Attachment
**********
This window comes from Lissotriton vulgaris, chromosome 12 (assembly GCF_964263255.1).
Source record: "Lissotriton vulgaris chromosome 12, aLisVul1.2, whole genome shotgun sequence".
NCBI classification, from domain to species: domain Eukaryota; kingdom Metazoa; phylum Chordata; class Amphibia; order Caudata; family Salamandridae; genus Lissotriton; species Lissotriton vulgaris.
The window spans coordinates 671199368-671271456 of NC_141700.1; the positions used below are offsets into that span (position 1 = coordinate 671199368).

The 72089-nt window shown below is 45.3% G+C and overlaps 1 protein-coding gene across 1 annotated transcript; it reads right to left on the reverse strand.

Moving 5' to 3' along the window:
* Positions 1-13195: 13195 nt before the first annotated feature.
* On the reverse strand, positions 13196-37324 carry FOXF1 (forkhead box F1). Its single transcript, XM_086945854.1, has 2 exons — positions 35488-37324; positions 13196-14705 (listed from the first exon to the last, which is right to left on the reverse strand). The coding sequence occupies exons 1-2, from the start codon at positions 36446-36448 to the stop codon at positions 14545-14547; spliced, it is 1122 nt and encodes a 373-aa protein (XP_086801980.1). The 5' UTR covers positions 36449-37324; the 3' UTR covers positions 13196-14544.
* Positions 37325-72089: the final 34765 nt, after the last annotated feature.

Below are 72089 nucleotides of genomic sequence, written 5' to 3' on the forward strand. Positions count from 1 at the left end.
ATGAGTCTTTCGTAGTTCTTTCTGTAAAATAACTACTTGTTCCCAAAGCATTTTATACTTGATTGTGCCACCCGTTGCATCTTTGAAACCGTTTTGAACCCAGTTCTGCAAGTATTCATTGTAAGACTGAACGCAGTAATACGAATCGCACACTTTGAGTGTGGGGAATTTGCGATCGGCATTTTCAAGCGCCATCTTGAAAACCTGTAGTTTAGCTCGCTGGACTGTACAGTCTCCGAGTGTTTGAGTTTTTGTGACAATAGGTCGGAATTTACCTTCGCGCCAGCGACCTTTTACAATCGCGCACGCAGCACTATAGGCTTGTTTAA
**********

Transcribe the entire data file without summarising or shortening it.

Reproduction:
This window comes from Lissotriton vulgaris, chromosome 12 (assembly GCF_964263255.1).
Source record: "Lissotriton vulgaris chromosome 12, aLisVul1.2, whole genome shotgun sequence".
NCBI classification, from domain to species: domain Eukaryota; kingdom Metazoa; phylum Chordata; class Amphibia; order Caudata; family Salamandridae; genus Lissotriton; species Lissotriton vulgaris.
The window spans coordinates 671199368-671271456 of NC_141700.1; the positions used below are offsets into that span (position 1 = coordinate 671199368).

The 72089-nt window shown below is 45.3% G+C and overlaps 1 protein-coding gene across 1 annotated transcript; it reads right to left on the reverse strand.

Moving 5' to 3' along the window:
* Positions 1-13195: 13195 nt before the first annotated feature.
* On the reverse strand, positions 13196-37324 carry FOXF1 (forkhead box F1). Its single transcript, XM_086945854.1, has 2 exons — positions 35488-37324; positions 13196-14705 (listed from the first exon to the last, which is right to left on the reverse strand). The coding sequence occupies exons 1-2, from the start codon at positions 36446-36448 to the stop codon at positions 14545-14547; spliced, it is 1122 nt and encodes a 373-aa protein (XP_086801980.1). The 5' UTR covers positions 36449-37324; the 3' UTR covers positions 13196-14544.
* Positions 37325-72089: the final 34765 nt, after the last annotated feature.

Below are 72089 nucleotides of genomic sequence, written 5' to 3' on the forward strand. Positions count from 1 at the left end.
ATGAGTCTTTCGTAGTTCTTTCTGTAAAATAACTACTTGTTCCCAAAGCATTTTATACTTGATTGTGCCACCCGTTGCATCTTTGAAACCGTTTTGAACCCAGTTCTGCAAGTATTCATTGTAAGACTGAACGCAGTAATACGAATCGCACACTTTGAGTGTGGGGAATTTGCGATCGGCATTTTCAAGCGCCATCTTGAAAACCTGTAGTTTAGCTCGCTGGACTGTACAGTCTCCGAGTGTTTGAGTTTTTGTGACAATAGGTCGGAATTTACCTTCGCGCCAGCGACCTTTTACAATCGCGCACGCAGCACTATAGGCTTGTTTAA